The pathogenesis of nephrolithiasis in Cushing's syndrome is still not completely clarified. The current study aimed at investigating prevalence of nephrolithiasis and role of different lithogenic factors in Cushing's disease (CD). Forty-six CD patients (24 with active and 22 with cured disease) and 46 sex-and age-matched controls entered the study. Body mass index, blood pressure, fasting glucose and insulin, serum and urinary creatinine, urea, uric acid, electrolytes, and cystine, urinary volume, pH, oxalate, and citrate levels, and renal ultrasonography (US) were performed in all patients and controls. Nephrolithiasis was found in 50% of active patients, 27.3% of cured patients, and 6.5% of controls (P <0.001). Compared with controls, patients with active disease had a significantly increased prevalence of obesity, arterial hypertension, diabetes mellitus, hypercalciuria, hypocitraturia, and hyperuricosuria, significantly higher levels of serum and urinary cystine, urinary creatinine, urea, uric acid, potassium, calcium, phosphorus, and oxalate, significantly lower levels of urinary citrate levels. Compared with controls, patients cured from CD had a significantly increased prevalence of obesity, systemic arterial hypertension, and diabetes mellitus, whereas urinary citrate was significantly decreased. At multivariate analysis, a significantly increased risk to develop kidney stones was independently associated with urinary excretion of uric acid (odds ratio = 1.6, confidence interval = 1.0-2.5) and systemic arterial blood pressure (odds ratio = 2.6, confidence interval = 1.1-6.6). In conclusion, patients with active CD have an increased prevalence of nephrolithiasis compared with general population, which decreases but not disappears in patients successfully cured from the disease. This complication is likely caused by the synergic effect of different hypercortisolism-dependent metabolic and hemodynamic abnormalities, among which systemic arterial hypertension and excessive urinary uric acid excretion seem to play a pivotal role.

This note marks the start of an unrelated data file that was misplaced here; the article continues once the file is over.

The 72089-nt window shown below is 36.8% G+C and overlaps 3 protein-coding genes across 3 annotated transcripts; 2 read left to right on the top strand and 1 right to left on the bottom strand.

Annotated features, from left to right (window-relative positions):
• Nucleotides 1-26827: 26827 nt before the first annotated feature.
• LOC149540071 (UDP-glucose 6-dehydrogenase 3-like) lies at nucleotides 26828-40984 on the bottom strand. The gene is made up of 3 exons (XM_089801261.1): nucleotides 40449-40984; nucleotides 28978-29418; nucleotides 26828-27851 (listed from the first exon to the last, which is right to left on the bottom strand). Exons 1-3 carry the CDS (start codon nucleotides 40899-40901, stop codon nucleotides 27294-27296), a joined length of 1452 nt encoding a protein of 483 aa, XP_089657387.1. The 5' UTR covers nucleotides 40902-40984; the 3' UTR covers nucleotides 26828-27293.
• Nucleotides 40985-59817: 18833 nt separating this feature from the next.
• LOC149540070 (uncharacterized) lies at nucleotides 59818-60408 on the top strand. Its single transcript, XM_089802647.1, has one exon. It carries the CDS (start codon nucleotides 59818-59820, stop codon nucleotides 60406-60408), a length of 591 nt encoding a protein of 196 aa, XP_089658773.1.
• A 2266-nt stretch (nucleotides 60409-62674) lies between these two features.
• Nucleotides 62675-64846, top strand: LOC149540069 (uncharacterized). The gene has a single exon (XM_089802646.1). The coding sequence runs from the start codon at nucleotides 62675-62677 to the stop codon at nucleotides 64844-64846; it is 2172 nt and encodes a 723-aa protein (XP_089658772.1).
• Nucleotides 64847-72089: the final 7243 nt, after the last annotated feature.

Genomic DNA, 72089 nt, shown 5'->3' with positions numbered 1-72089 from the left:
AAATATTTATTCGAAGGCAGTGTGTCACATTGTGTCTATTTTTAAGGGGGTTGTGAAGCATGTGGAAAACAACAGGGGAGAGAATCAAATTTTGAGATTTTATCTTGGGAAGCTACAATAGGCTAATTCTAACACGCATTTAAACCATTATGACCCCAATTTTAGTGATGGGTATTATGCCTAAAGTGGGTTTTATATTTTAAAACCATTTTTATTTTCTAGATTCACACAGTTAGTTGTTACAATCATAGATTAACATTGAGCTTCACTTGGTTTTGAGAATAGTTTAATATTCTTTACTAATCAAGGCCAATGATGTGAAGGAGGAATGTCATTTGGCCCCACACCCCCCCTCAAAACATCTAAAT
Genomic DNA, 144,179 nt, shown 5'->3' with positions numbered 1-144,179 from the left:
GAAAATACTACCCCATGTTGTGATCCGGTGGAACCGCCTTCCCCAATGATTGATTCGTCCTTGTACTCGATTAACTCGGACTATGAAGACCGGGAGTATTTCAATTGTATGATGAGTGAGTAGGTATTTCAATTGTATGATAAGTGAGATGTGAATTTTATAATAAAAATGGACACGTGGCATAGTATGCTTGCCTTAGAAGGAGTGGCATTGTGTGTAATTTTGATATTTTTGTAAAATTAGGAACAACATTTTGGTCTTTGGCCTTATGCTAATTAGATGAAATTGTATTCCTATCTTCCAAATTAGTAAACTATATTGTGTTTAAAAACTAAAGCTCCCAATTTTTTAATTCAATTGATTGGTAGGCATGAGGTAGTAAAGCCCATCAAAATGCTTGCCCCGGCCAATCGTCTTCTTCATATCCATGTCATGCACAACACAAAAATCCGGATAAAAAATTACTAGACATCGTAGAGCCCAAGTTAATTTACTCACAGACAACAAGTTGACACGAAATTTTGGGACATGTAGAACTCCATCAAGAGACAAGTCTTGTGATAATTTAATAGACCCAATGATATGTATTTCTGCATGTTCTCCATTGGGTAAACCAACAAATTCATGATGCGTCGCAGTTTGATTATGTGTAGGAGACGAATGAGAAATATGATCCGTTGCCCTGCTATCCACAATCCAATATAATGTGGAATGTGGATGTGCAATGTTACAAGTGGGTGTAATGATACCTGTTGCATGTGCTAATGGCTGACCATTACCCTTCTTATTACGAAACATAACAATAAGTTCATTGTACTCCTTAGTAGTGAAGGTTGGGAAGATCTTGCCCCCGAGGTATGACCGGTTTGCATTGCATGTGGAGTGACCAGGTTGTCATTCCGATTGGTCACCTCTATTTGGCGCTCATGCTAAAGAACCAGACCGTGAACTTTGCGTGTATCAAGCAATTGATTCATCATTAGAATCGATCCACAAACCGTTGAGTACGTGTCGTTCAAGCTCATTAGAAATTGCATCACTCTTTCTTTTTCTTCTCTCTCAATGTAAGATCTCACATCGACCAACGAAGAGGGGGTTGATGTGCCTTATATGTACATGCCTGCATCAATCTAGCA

ASJC Scopus subject areas
- Endocrinology, Diabetes and Metabolism